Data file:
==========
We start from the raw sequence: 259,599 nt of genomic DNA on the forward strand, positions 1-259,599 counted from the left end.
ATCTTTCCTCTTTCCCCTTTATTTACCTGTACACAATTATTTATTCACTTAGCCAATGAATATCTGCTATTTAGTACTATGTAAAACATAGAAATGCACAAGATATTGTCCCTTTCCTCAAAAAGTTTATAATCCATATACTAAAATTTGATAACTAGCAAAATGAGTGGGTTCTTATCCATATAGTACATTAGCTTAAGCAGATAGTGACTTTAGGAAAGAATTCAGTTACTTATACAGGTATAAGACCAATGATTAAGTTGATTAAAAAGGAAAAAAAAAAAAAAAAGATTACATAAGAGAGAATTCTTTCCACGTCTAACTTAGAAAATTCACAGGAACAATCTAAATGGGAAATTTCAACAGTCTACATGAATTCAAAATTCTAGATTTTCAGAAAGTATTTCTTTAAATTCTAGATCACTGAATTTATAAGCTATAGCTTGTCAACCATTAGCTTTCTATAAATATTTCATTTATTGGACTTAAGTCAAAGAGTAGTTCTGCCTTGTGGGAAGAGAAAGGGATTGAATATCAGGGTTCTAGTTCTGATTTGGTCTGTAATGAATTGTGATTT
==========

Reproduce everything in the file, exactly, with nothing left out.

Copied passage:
We start from the raw sequence: 259,599 nt of genomic DNA on the forward strand, positions 1-259,599 counted from the left end.
ATCTTTCCTCTTTCCCCTTTATTTACCTGTACACAATTATTTATTCACTTAGCCAATGAATATCTGCTATTTAGTACTATGTAAAACATAGAAATGCACAAGATATTGTCCCTTTCCTCAAAAAGTTTATAATCCATATACTAAAATTTGATAACTAGCAAAATGAGTGGGTTCTTATCCATATAGTACATTAGCTTAAGCAGATAGTGACTTTAGGAAAGAATTCAGTTACTTATACAGGTATAAGACCAATGATTAAGTTGATTAAAAAGGAAAAAAAAAAAAAAAAGATTACATAAGAGAGAATTCTTTCCACGTCTAACTTAGAAAATTCACAGGAACAATCTAAATGGGAAATTTCAACAGTCTACATGAATTCAAAATTCTAGATTTTCAGAAAGTATTTCTTTAAATTCTAGATCACTGAATTTATAAGCTATAGCTTGTCAACCATTAGCTTTCTATAAATATTTCATTTATTGGACTTAAGTCAAAGAGTAGTTCTGCCTTGTGGGAAGAGAAAGGGATTGAATATCAGGGTTCTAGTTCTGATTTGGTCTGTAATGAATTGTGATTT